Add in the stock a bit at a time, stirring well to make sure no lumps of flour form. Bring the mixture to a low simmer and cook for about 15 minutes. Check seasoning and adjust if needed.

Add the egg to the sweet potato & mix well. Add in the spices, a small pinch of salt & pepper, then the baking soda. Stir in the remaining flour, but be careful. All yams aren't created equal you have to judge how much flour to use. You want the dumpling mixture to be a thick but workable paste, slightly sticky to the touch.

With the liquid still simmering, drop the dumpling mix in round spoonfuls into the stew. Keep adding until all the dumpling mix is used. Stir the pot very gently from time to time, separating the dumplings but not breaking them up.

Once all the dumplings are added & floating, carefully add in the pulled chicken and the peas. Cook for another two minutes.

Tuesday, January 11, 2011

The January Bump & the Resolution Shuffle

"Many of life's failures are people who did not realize how close they were to success when they gave up."
~~ Thomas Edison

I just got home from the gym and it's in full swing: the January gym bump. The annual influx of New Year's resolutioners who this year really are going to lose those extra pounds and get in shape.

I don't mean to sound cynical. I actually like seeing so many new people making the effort to get healthy. It is just sad knowing that by mid-February, most of those new faces will be gone from the gym, their resolutions left in the junk drawer along with their membership cards.

That's the way of it though, isn't it? Everyone breaks their New Year's resolutions, don't they?
It's become so common that it seems like there is practically no stigma attached to abandoning your resolution. In fact, it's pretty much expected.
I just read a friend's blog post today about how they are making changes to the way they eat in accordance with their resolution. Then, in the very next sentence, they say that odds are they will revert back to old habits by mid-February. I'm no psychologist, but I have to think that entering into your resolution with a defeatist attitude like that is a recipe for failure.
Can you say self-fulfilling prophesy?

It's easy to see why we fall into this pattern though. The holidays have just ended, and many of us have spent the last several weeks celebrating and consuming more than usual. Plus, all the partying and general hectic bustle of the holidays have left us no time to exercise.
Now it's January, the holiday treats are gone, the social events are done and I'm so over partying and just want to calm down and get back to normal.
Suddenly, we've got all that time we were spending shopping and socializing to devote getting rid of those extra pounds. We've got the resolve, we have the opportunity, and we're going to seize it!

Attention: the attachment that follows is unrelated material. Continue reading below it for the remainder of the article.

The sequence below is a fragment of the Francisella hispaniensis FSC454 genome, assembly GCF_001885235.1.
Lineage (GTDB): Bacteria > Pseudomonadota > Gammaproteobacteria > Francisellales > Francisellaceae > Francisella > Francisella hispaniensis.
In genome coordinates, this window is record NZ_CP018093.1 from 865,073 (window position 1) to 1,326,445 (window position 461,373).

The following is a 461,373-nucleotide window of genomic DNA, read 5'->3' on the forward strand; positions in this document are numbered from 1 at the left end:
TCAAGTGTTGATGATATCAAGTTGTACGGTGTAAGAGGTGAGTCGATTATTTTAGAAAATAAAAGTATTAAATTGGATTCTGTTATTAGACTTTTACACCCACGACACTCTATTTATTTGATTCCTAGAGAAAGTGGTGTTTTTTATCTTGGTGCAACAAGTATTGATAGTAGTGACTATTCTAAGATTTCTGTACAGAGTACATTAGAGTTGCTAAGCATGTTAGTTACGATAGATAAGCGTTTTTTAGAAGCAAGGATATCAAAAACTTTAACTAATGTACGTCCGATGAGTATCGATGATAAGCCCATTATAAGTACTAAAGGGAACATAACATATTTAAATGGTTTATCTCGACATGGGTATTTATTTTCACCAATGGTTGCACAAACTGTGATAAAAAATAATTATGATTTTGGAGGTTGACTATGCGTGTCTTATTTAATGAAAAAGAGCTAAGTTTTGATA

The problem is that the January slow down only lasts so long. Sooner or later, life starts getting interesting again; social events and other activities start popping up and the next thing you know, the lighter diet and exercise program get left on the side of the road as we drive off towards Spring.

As a Chef, I have seen this pattern reflected in the restaurant and catering business my whole career. The holiday season is crazy time, often the busiest time of the year. Then right after New Year's, the rooms full of customers eating & drinking abruptly vanish and in one day, you've gone from the busiest time of the year to the slowest. Things stay slow through January, and as we head into February, the customers and catering events start to return. By the time Spring is in bloom, the business has often returned to normal levels.

Since I have been serving healthy food for those looking to lose weight and get in shape, I have a reversed business pattern. During the holiday season, my business declines as many of my clients choose to give in to the lure of the festive season and let their diets run wild. In January I get a sharp increase in business, not only from returning clients but new ones looking to make good on those resolutions. I do fairly well keeping clients on track but still, by late winter a percentage of them have gone off our program.

So what's the solution to the resolution/de-resolution dilemma? How do you keep from de-rezzing?
Yep, I just made a Tron reference. :)

If you are really looking to make meaningful changes to your body, maybe what you need is a plan. A plan instead of a resolution is a good idea. A plan to help you achieve your resolution is an even better idea. However, I think the best approach is having a resolution that is a step to help you carry out your plan.

What's the distinction I'm drawing between a resolution and a plan? A resolution is a singular adjustment, one change to how you do things. However, to live a healthier lifestyle, just about all of us will need to make a number of changes to how we eat (most of the time) and stay active. If you can make small changes, little course corrections to your life, you may be surprised how quickly good habits get made and the results begin to add up. That's where the plan comes in.
This post is already getting rather wordy, so we'll talk plan in later entries.

If you are still working out your resolution, there are a few guidelines that might help you keep it.

First off, make it specific. Vague resolutions like “losing weight” or “eating better” are more likely to be broken. A better option would be to swear off eating from any place that has a drive-thru or eat nothing that comes in a plastic wrapper. It's far too easy to abandon a resolution if there is nothing concrete to continue.

At the same time, be careful to not set overly lofty goals for yourself. In fact, it's best not to make a goal your resolution. Better to make your resolution a part of the process.
How about dusting off that bathroom scale & resolving to weigh yourself every morning? That can be a great way to keep yourself on track.
Or if you take frequent, short elevator trips, you can adopt the 2 up/3 down rule. You'll take the stairs if you are going up two floors or fewer, down three floors or fewer: even if the elevator door is open and waiting when you walk by.
That would literally be a little course correction, eh?

Sometimes is helps to tell someone, tell many someones, about your resolution. It might give you a bit more motivation to stick with it if you garnish the resolution with a little social pressure.

There are a number of little tricks to help you keep your resolution. Just remember to start with something you can keep going and transform into a long term habit. Of course to know what works for you, you first have to know yourself, and knowing yourself is the first step in making your plan.
But that's a topic for another blog entry.